We waited maybe 30 minutes in the car. Suddenly, the storm ceased, the clouds parted and the fog lifted. Bright, warm sunshine illuminated our surroundings. I was not expecting what I saw.
There, right in front of us, a massive canyon face. We had absolutely no idea of our surroundings until then. A quick 360 look-around confirmed that we were truly in the Grand Canyon. The North rim of the Grand Canyon.
North Rim is untamed. It is rugged and stares right into your eyes. It pulls you into its deep crevasses. All viewpoints are worth checking out and are accessible by road. We first went in the direction of Point Imperial and then took the fork back down the road toward Cape Royal.
Cape Royal and Angel's Window exude grandeur. Actually, the whole of North Rim is photogenic - if you muster the courage to tease along the ledges. They would make for some epic Facebook cover pictures. If you are looking to take those photos in the Grand Canyon where you stand on a lone rock and someone captures the frame from a distant perspective, you need to head to North Rim.
We left North Rim in the afternoon to head toward Grand Canyon village at South Rim. It was a deceptively long drive. By the time we reached, the sun had set. I had not eaten in nearly 24 hours with little sleep. I did not bother to explore the village. I even forewent a Milky Way shot opportunity. I ate. I slept.
South Rim is more familiar to the eye. It provides the "classic" Grand Canyon views and is situated in the distance like a movie screen. This is where you'd get a good view of the Colorado river as well. Your neck will get plenty of exercise as every view is panoramic! There are two main sections of the South rim - east and west. The east viewpoints are accessible via the Desert View drive. The west viewpoints are only accessible by shuttles or on foot (except during Dec-Feb end with an accessibility pass).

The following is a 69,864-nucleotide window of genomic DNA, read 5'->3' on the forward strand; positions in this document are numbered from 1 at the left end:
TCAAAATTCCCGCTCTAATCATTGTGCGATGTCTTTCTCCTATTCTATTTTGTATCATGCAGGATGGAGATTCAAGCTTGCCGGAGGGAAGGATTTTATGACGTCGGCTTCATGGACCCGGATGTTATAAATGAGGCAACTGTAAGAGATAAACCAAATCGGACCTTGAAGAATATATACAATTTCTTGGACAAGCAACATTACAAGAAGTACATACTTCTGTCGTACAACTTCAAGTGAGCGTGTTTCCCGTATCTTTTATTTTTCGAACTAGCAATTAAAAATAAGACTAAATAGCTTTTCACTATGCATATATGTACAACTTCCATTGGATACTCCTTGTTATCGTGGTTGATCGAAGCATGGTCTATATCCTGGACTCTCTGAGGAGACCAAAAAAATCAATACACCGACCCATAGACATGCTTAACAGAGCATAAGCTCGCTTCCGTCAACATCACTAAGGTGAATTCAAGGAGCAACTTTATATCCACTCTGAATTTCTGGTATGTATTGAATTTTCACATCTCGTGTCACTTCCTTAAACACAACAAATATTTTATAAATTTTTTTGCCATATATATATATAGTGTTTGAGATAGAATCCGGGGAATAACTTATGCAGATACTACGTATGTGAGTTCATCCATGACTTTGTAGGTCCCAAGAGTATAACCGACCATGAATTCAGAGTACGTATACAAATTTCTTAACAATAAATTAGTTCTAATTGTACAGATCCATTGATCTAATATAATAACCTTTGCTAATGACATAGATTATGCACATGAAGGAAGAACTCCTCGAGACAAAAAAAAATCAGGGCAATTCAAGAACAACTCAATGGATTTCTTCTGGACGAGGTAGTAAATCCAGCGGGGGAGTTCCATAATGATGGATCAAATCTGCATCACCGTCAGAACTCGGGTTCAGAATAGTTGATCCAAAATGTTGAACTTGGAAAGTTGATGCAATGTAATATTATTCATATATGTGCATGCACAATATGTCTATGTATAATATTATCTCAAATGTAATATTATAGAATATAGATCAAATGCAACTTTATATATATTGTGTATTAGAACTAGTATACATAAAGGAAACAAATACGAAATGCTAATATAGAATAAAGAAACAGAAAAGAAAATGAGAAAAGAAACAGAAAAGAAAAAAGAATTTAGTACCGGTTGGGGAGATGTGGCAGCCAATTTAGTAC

Of course, I did arise early to catch the spectacular sunrise. You have options to choose your sunrise spot. I took the front-desk recommendation of Yavapai Point. One of the photographers present was showing off his Milky Way capture from the previous night. Missed it! But I did not miss the Godrays-infused sunrise!
After a heavy breakfast at the Bright Angel lodge, we made a round trip of the Desert View drive. We stopped at all points; notably, Grand View point, Moran point, and Navajo point. Then, instead of taking the shuttle for the western points, we walked the Rim trail starting from the Bright Angel trailhead area all the way to Hermit's Rest (a total of ~8 miles). Walking on the rim is a great way to feel the profoundness of the Grand Canyon. Literally, you walk on the edge, only your sense of self-preservation keeping you from the mile-deep drop. For those who do not fancy the hike, there are frequent shuttles that run from point-to-point. You could either take it to every point or include some walking in-between as well. We took a shuttle from Hermit's Rest back to the parking lot.
Although we were exhausted at the end, the two days were sufficient to get an appreciable experience of the Grand Canyon. Of course, I'd love to return. I did miss my Milky Way shot!